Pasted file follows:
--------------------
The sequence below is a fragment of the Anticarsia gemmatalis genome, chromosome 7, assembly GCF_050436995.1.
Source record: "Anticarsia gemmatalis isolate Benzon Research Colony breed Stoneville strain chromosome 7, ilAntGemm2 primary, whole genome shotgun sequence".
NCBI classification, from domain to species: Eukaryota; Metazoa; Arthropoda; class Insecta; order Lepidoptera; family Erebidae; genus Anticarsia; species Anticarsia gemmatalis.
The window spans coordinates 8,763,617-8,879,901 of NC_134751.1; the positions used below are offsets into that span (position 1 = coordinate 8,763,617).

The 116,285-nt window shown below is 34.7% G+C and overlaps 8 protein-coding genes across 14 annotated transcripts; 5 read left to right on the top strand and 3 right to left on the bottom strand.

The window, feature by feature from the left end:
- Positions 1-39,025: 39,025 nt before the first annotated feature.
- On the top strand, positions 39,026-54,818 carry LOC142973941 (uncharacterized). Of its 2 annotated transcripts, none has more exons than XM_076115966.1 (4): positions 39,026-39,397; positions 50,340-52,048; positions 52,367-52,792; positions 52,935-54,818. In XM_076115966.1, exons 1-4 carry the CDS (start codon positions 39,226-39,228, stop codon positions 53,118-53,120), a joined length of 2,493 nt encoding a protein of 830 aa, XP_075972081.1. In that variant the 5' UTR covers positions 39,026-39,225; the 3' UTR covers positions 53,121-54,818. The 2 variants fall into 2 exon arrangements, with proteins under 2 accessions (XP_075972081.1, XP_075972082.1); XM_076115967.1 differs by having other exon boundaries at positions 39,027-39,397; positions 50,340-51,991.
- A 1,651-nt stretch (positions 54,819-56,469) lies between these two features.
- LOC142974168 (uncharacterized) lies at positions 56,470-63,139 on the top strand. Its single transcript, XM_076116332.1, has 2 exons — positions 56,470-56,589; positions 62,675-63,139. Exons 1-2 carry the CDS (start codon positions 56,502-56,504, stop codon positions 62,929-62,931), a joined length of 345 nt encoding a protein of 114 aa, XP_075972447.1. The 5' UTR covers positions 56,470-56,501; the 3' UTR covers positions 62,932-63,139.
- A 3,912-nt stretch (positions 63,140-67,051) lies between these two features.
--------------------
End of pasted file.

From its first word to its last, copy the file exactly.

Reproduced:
The sequence below is a fragment of the Anticarsia gemmatalis genome, chromosome 7, assembly GCF_050436995.1.
Source record: "Anticarsia gemmatalis isolate Benzon Research Colony breed Stoneville strain chromosome 7, ilAntGemm2 primary, whole genome shotgun sequence".
NCBI classification, from domain to species: Eukaryota; Metazoa; Arthropoda; class Insecta; order Lepidoptera; family Erebidae; genus Anticarsia; species Anticarsia gemmatalis.
The window spans coordinates 8,763,617-8,879,901 of NC_134751.1; the positions used below are offsets into that span (position 1 = coordinate 8,763,617).

The 116,285-nt window shown below is 34.7% G+C and overlaps 8 protein-coding genes across 14 annotated transcripts; 5 read left to right on the top strand and 3 right to left on the bottom strand.

The window, feature by feature from the left end:
- Positions 1-39,025: 39,025 nt before the first annotated feature.
- On the top strand, positions 39,026-54,818 carry LOC142973941 (uncharacterized). Of its 2 annotated transcripts, none has more exons than XM_076115966.1 (4): positions 39,026-39,397; positions 50,340-52,048; positions 52,367-52,792; positions 52,935-54,818. In XM_076115966.1, exons 1-4 carry the CDS (start codon positions 39,226-39,228, stop codon positions 53,118-53,120), a joined length of 2,493 nt encoding a protein of 830 aa, XP_075972081.1. In that variant the 5' UTR covers positions 39,026-39,225; the 3' UTR covers positions 53,121-54,818. The 2 variants fall into 2 exon arrangements, with proteins under 2 accessions (XP_075972081.1, XP_075972082.1); XM_076115967.1 differs by having other exon boundaries at positions 39,027-39,397; positions 50,340-51,991.
- A 1,651-nt stretch (positions 54,819-56,469) lies between these two features.
- LOC142974168 (uncharacterized) lies at positions 56,470-63,139 on the top strand. Its single transcript, XM_076116332.1, has 2 exons — positions 56,470-56,589; positions 62,675-63,139. Exons 1-2 carry the CDS (start codon positions 56,502-56,504, stop codon positions 62,929-62,931), a joined length of 345 nt encoding a protein of 114 aa, XP_075972447.1. The 5' UTR covers positions 56,470-56,501; the 3' UTR covers positions 62,932-63,139.
- A 3,912-nt stretch (positions 63,140-67,051) lies between these two features.